(First published in AE: The Canadian Science Fiction Review, 17 Aug 2015.)
Station Eleven, the fourth novel by the Canadian-born, New York-based writer Emily St. John Mandel, is a prime example of non-genre science fiction—a novel written by an author not normally identified with science fiction, published by a mainstream rather than a genre imprint, but whose subject matter is unquestionably science fiction. Like others of its kind, it has received recognition from both mainstream and genre awards: It was a finalist for the National Book Award and the PEN/Faulkner Award, but also won this year’s Arthur C. Clarke Award and is a finalist for the Sunburst Award and the British Fantasy Award (the latter inexplicably in the horror category).
Station Eleven is a rare bird: a post-apocalyptic novel that isn’t really about the apocalypse. While the novel is set, at least in part, during and after a flu pandemic that wipes out 99 percent of the human population, the matter of survival and rebuilding seems incidental to the novel’s concerns. Station Eleven is mainstream in the sense that it is a novel of character, and is at its best when exploring its characters and their relationships with one another.
The book opens on the night the flu pandemic hits Toronto, when famous Hollywood actor Arthur Leander collapses and dies of a heart attack during a stage production of King Lear. This is the novel’s nexus: Everything and everyone in the story is in some way connected to this moment. They include Jeevan Chaudhary, the paramedic who attends to Arthur when he collapses onstage; Kristen Raymonde, a young girl also cast in the play; Clark Thompson, Arthur’s friend, who has to break the news of Arthur’s death to his ex-wives; and Miranda, his first wife, whose secret life’s work is a privately printed comic book called Station Eleven—a copy of which Arthur gives to young Kristen the night he dies.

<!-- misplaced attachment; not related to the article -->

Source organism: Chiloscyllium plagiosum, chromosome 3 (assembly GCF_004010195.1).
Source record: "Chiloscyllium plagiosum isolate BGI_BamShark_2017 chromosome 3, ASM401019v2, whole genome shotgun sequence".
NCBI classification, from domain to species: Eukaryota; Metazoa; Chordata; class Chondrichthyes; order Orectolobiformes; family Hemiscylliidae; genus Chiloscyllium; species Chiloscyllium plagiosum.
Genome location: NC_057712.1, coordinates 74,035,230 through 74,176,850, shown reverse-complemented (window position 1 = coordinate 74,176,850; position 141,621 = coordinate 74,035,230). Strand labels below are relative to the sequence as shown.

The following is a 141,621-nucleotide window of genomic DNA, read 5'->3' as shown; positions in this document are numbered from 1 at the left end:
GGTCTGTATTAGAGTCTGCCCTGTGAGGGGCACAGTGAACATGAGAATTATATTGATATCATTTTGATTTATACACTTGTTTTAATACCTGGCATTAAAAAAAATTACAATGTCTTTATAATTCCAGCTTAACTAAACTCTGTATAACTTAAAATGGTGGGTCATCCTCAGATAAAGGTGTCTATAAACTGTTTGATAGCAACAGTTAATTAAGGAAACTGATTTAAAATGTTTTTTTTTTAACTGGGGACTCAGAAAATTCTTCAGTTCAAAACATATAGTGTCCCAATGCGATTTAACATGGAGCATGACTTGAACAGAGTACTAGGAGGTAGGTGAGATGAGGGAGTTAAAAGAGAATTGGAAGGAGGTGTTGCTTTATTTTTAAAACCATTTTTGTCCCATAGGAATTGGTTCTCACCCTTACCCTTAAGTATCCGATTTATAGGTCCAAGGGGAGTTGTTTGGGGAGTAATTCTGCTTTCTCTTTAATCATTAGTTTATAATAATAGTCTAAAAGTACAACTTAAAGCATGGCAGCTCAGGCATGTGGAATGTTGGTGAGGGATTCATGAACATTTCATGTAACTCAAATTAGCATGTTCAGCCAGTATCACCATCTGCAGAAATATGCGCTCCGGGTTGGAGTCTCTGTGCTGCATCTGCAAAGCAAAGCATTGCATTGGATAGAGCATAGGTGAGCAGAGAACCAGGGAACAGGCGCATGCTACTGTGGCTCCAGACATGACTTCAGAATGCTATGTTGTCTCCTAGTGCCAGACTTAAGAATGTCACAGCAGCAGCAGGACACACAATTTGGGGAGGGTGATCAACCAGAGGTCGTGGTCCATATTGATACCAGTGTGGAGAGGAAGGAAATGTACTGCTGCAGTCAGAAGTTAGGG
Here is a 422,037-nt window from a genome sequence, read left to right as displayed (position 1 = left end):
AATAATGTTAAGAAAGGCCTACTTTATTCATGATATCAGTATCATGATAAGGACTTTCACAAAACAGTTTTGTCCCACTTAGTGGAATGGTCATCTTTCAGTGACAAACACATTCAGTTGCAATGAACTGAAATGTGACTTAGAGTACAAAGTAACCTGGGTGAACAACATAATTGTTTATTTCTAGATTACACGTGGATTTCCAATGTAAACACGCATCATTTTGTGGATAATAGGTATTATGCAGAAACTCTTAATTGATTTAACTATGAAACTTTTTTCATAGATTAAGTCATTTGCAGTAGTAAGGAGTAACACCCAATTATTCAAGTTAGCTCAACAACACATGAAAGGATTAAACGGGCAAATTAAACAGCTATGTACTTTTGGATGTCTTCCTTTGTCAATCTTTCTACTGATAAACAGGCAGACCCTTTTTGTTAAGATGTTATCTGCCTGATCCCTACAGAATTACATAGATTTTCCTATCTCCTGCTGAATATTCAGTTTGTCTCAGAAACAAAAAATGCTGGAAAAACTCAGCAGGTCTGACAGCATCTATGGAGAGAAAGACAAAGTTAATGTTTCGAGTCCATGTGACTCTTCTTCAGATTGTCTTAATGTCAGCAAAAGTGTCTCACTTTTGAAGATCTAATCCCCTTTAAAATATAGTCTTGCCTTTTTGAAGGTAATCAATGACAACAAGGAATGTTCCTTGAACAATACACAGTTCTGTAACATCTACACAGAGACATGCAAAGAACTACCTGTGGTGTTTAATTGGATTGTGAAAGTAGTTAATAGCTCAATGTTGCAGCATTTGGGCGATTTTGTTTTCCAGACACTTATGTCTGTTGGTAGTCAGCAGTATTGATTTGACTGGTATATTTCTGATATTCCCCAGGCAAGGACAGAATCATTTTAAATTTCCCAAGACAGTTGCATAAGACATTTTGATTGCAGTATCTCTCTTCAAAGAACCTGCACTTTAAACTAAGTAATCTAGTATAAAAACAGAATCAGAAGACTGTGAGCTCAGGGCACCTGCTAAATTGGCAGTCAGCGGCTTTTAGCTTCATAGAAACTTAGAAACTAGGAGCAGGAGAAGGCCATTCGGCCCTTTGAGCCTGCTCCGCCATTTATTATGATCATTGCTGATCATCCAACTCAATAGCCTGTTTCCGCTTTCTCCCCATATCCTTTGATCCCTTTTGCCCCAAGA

Though the narrative jumps backward and forward in time, before, during and after the apocalypse, the main thread of the story takes place twenty years after the pandemic. Kristen, now an adult, is part of a travelling Symphony that moves among the “archipelago of small towns” that civilization has been reduced to, performing music and Shakespeare for the surviving population, and escaping a cult whose leader also has a connection to Arthur. Connections are a major theme of Station Eleven: Characters encounter one another over and over again (Jeevan, for example, had crossed paths with Arthur before in other guises—as paparazzo and as interviewer), and find themselves connected to one another in frankly uncanny ways.
The Symphony’s slogan, cribbed from a Star Trek: Voyager episode, is “Because survival is insufficient”—and for better or worse, survival in Station Eleven isn’t sufficient, it’s irrelevant. Mandel is less interested in the business of rebuilding what was lost, in starting over, than she is in remembering it—Station Eleven indulges in the cliché of having its characters repeatedly reminiscence about how much better things were before they all went to hell—and in reconnecting with it. This is a novel that is primarily about memory that teeters on the edge of, but does not quite tip into, nostalgia. The end result is a narrative that is less like Genevieve Valentine’s Mechanique (another novel featuring performers travelling through a wasteland) than you might expect; it’s more like what you might get if Robertson Davies wrote The Stand.
In such a novel, worldbuilding is incidental to the author’s purpose. In a reversal of the usual trend in genre works, Station Eleven’s post-apocalyptic landscape is less convincing than the characters who populate it. For one thing, twenty years is longer than you think: more than enough time to rebuild to at least some extent, to restart local economies, rather than scavenge supplies from before the fall. But it’s not long enough for plate tectonics to reconcile this point of geography: “Twenty years after the collapse they were still in motion, traveling back and forth along the shores of Lakes Huron and Michigan, west as far as Traverse City, east and north over the 49th parallel to Kincardine.” (Kincardine is on the 44th parallel.)
On its own terms, Station Eleven works, and works well. Breaking or ignoring genre protocols can be refreshing: Not every post-apocalyptic novel needs to sing from the same hymnal. All the same, dedicated readers of the subgenre might not know what to make of this one. In the final analysis, Station Eleven’s good bits (and there are many) aren’t that science fictional and the science fictional bits aren’t that good.